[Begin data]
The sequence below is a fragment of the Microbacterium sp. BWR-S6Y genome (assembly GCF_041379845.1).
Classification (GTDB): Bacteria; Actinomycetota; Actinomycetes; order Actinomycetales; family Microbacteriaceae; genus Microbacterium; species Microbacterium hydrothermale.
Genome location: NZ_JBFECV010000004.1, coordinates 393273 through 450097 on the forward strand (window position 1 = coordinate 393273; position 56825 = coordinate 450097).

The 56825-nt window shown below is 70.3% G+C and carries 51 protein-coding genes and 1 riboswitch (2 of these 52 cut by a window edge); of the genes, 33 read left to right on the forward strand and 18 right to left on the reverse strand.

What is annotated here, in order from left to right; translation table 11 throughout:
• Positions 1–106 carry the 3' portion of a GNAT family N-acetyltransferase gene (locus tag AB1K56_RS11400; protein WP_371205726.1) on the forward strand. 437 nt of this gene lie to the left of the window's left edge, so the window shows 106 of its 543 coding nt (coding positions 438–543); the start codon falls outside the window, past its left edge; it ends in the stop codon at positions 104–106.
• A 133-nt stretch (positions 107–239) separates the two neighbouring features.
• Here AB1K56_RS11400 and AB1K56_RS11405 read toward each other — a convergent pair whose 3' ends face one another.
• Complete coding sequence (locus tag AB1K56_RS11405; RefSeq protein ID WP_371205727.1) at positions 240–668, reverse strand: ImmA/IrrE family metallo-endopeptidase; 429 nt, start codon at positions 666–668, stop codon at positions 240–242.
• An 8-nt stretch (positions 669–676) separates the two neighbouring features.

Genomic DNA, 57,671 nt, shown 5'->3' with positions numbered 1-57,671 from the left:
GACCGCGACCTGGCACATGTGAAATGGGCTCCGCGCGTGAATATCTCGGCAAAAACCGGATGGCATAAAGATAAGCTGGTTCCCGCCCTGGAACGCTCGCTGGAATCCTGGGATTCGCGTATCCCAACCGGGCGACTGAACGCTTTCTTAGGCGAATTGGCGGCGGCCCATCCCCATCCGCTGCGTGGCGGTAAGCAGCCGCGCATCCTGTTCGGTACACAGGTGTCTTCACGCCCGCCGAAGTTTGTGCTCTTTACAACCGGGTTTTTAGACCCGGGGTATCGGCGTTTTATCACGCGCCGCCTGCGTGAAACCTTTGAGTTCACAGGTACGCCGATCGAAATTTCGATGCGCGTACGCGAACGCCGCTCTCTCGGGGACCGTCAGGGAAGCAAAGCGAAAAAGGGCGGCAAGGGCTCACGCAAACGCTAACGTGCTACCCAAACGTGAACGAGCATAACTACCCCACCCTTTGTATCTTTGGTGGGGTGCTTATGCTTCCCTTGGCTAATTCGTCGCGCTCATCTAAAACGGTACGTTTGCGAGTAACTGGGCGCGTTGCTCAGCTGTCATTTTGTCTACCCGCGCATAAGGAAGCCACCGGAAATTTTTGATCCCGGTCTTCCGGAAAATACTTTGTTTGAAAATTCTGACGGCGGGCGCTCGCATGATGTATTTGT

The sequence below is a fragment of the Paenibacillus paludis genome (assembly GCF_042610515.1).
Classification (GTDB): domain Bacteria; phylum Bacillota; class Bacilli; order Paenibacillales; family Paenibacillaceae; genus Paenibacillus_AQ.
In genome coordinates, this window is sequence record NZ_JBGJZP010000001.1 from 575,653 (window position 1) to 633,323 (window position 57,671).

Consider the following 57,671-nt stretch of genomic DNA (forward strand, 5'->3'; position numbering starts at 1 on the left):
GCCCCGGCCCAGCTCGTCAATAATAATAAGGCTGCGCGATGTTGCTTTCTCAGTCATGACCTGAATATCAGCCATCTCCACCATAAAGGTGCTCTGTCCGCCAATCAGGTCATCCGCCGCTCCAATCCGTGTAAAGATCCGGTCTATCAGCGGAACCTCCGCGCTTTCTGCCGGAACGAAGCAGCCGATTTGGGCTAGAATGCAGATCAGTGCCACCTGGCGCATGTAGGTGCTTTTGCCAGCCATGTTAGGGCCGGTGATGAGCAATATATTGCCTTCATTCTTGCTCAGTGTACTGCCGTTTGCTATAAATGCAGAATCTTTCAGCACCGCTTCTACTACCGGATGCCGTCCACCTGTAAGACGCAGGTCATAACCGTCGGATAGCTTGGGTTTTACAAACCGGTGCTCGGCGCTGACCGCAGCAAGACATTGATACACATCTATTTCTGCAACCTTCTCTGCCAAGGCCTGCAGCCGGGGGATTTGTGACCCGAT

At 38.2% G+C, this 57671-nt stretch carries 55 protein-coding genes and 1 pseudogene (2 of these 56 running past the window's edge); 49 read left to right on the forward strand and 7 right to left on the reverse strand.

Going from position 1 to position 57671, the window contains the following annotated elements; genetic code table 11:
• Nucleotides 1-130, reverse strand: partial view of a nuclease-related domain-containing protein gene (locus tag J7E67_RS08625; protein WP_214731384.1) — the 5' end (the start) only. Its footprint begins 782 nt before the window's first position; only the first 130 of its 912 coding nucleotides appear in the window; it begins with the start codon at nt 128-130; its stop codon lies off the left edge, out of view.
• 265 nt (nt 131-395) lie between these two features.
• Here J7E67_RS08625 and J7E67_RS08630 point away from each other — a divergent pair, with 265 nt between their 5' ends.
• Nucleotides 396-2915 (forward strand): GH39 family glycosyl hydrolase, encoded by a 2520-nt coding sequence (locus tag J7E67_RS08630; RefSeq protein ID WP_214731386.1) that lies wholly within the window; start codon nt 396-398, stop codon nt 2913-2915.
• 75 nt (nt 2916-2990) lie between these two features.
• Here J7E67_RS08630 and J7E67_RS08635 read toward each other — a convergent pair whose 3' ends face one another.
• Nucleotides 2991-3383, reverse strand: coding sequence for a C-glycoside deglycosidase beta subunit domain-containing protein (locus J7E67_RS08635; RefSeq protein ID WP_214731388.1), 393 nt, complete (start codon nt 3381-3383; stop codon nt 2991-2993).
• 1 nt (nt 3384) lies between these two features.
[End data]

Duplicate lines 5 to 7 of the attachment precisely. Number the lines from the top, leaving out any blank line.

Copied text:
What is annotated here, in order from left to right; translation table 11 throughout:
• Positions 1–106 carry the 3' portion of a GNAT family N-acetyltransferase gene (locus tag AB1K56_RS11400; protein WP_371205726.1) on the forward strand. 437 nt of this gene lie to the left of the window's left edge, so the window shows 106 of its 543 coding nt (coding positions 438–543); the start codon falls outside the window, past its left edge; it ends in the stop codon at positions 104–106.
• A 133-nt stretch (positions 107–239) separates the two neighbouring features.